Security is one pillar of building in the cloud, not the only one
Building in the cloud isn’t just about making something work. Yes, that’s step one but actually solving the business problem is only one concern among several. Your solution needs to be reliable, operable, and deliver consistent results safely. This can be a difficult balance to strike.
AWS has documented these concerns under the AWS Well-Architected Framework. This framework illustrates the principles required to build resilient solutions in the AWS Cloud.
Balance through smart trade offs
The framework centers around six pillars. These pillars are the primary areas of concern when building and running a solution. They are;
In an ideal world, you’d be able to build a solution that’s effortless to operate, extremely reliable, highly performant, very low cost, secure, and sustainable. If you’ve been in technology for longer than a day, you know that’s simply not possible.
The framework is the tool you need to not only understand these concerns but to make informed decisions in order to align your solution with your business needs.
Security in context
The AWS Well-Architected Framework is a great reminder that security is just one of several concerns. The question now becomes, how can we maximize the effectiveness of our security work while leaving time and resources to address the other pillars?
The deceptively short answer is, “Automation.”
But to get to the automation step, you need to follow the simple path of visibility, insights, and action. Gaining visibility into what your teams are doing in your AWS environment is critical to understanding where to prioritize your security efforts.
Visibility in AWS starts with AWS CloudTrail. This core AWS service logs nearly every interaction with your accounts. It’s on by default in every region and can be configured for multiple accounts with AWS Organizations.
CloudTrail provides some rudimentary search functionality but also logs the events to an Amazon S3 bucket for further analysis. You can do some basic analysis yourself using Amazon QuickSight or more advanced analysis with third party tools.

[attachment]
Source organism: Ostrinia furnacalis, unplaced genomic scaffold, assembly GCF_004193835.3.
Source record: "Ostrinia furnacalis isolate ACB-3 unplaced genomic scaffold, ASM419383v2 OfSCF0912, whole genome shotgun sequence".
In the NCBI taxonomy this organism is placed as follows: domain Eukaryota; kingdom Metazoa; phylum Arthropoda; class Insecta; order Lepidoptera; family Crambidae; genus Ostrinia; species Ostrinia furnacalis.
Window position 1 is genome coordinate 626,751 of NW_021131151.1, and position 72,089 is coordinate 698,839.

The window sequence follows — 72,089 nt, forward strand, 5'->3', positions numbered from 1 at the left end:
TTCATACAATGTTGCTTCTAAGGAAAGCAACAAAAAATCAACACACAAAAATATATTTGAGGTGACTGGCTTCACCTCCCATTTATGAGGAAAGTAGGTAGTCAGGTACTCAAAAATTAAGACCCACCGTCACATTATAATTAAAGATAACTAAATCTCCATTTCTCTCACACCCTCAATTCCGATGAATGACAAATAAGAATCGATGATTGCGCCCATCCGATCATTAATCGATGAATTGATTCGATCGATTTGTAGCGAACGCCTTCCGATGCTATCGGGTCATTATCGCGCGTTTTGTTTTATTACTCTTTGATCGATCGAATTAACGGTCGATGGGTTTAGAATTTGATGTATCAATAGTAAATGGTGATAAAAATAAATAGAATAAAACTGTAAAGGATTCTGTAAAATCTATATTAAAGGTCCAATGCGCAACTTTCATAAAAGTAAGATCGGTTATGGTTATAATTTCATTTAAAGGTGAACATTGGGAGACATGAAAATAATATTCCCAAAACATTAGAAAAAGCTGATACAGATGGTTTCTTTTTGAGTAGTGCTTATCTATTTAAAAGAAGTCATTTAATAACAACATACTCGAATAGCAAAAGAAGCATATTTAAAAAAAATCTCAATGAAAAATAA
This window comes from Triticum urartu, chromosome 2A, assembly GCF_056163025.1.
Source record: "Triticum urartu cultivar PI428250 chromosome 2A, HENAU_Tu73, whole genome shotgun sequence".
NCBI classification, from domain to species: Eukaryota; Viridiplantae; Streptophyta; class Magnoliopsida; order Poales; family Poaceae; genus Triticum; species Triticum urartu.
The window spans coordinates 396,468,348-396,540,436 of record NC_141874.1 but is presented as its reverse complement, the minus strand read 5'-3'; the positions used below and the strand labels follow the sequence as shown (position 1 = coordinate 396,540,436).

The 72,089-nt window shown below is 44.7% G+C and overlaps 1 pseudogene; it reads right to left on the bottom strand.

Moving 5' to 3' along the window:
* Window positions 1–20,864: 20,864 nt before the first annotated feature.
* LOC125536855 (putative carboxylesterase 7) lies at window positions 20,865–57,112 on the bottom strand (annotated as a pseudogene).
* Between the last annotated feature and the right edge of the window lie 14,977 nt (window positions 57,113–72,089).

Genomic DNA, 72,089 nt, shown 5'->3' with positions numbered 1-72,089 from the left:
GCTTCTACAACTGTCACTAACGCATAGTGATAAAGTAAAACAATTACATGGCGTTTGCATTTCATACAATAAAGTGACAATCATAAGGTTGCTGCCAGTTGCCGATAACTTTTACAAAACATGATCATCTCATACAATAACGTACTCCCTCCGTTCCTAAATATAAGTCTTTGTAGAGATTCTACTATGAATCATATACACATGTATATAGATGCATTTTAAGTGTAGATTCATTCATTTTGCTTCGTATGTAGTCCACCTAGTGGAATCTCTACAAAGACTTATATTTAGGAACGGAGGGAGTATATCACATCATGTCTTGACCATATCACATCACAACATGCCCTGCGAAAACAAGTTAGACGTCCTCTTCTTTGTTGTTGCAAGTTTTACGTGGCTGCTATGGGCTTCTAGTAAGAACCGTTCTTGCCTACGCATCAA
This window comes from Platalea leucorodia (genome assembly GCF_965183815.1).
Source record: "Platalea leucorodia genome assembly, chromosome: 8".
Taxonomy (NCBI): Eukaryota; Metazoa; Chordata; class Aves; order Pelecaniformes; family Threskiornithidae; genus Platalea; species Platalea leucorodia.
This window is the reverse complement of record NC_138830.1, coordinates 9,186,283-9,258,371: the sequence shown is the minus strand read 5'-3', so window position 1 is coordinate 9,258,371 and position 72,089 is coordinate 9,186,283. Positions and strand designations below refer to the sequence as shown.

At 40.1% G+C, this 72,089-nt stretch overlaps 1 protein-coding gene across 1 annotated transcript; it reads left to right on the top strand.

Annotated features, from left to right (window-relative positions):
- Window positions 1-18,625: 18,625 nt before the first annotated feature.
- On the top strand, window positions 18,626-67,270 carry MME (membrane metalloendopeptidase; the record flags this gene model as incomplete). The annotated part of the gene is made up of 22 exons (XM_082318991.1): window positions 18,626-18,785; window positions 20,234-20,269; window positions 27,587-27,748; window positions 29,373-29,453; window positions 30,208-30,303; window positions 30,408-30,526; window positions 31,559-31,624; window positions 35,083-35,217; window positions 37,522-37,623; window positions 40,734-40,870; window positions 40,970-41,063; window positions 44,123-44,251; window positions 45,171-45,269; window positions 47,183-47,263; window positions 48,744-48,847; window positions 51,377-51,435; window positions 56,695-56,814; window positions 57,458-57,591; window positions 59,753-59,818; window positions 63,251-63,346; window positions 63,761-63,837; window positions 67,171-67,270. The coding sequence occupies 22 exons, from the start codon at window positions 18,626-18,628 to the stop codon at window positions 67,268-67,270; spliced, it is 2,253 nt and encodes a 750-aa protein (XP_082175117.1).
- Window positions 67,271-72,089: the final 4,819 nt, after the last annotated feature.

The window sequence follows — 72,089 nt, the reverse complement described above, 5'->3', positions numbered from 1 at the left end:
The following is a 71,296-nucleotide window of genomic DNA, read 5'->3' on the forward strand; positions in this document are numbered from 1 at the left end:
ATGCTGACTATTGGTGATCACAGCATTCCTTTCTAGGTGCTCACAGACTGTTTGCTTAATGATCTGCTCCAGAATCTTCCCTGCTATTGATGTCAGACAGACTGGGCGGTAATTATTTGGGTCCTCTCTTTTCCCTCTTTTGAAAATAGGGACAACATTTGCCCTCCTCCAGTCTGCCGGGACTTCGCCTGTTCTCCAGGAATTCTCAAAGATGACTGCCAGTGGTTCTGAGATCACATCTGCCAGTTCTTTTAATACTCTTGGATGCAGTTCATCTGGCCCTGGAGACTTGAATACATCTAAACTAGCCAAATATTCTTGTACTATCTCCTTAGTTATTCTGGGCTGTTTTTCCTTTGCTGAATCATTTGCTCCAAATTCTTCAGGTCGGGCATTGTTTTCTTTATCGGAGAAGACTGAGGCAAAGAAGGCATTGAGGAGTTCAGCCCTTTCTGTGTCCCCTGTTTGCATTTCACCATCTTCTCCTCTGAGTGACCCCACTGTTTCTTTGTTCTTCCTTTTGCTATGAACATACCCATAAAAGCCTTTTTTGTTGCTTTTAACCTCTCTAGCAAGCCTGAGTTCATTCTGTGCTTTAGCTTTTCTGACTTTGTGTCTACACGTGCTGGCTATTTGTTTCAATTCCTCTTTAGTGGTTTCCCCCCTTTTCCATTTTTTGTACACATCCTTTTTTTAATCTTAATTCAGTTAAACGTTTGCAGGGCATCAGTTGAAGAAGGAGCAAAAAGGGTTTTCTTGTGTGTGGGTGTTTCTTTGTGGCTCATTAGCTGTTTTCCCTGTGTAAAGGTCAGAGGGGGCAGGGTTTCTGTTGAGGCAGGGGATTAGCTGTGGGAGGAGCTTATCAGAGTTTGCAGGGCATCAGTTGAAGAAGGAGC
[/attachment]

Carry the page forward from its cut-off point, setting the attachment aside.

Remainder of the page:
Editors note: For third party analysis, might we suggest the Polygraph Data Platform from Lacework? ????.
Insights drive action via automation
We’ve discussed before how important it is to use the visibility you’ve gained to derive insights and then drive actions in response to issues that pop up.
What that means in practical terms is using automated triggers based on specific events or insights.
In the AWS Cloud, this typically happens through Amazon EventBridge triggering an AWS Lambda function in response to an incoming event. This pattern is extremely powerful and very simple to set up. Let’s walk through an example to see the power of this pattern.
CloudTrail events line up with actions taken in the AWS Cloud. We want to ensure that when a new user is created in an account, we have a little safety check in place to make sure we know who it is.
The action we’re looking for is CreateUser. Anytime this action is taken, we want to trigger this pattern. So we create a rule in Amazon EventBridge as follows;
“detail-type”: [“AWS API Call via CloudTrail”],
This will trigger anytime anyone calls the CreateUser action in the Identity and Access Management service. We then tell EventBridge to trigger a customer AWS Lambda function.
This function receives the event and would send it along to a tool like Slack where we’ll inform the rest of the team.
Our action start to finish
With a few simple steps, we’ve managed to connect visibility to insights to drive an action.
We gained visibility through the use of AWS CloudTrail events. We’ve manually searched that data (once!) in order to act on an insight (a new user being created) and drive an action as a result of that insight (alert the team).
As our security practice grows, we’re going to need more robust tools to pull insights from CloudTrail and over visibility data sources. This pattern however, remains.
This pattern helps keep the operational impact of security low. After identifying an area of concern (the creation of a new user), this automation helps monitor the situation.
This is the type of security win that you need to build out a successful cloud practice. It allows you to add more value to the security pillar of the AWS Well-Architected Framework without compromising other areas.
You’re able to reduce the cost of security by following the path of visibility, insights, actions path.
The pattern discussed here is one of many simple, scalable security automation that you can implement with minimal overhead.
You’re constantly iterating when you’re building in the cloud. On each change, you need to evaluate the balance of the six pillars in the AWS Well-Architected Framework. Did that performance improvement come with more operational overhead? Maybe that extra redundancy increased your costs.
None of these are bad as long as you’ve made an explicit decision to make that tradeoff. That’s where the Framework really shines.
For more on the security big picture, check out the first post in this series, “Focus on your business, not IT for ITs sake” and our ebook aimed at helping you improve your security practice, “ Simplify AWS security for small businesses.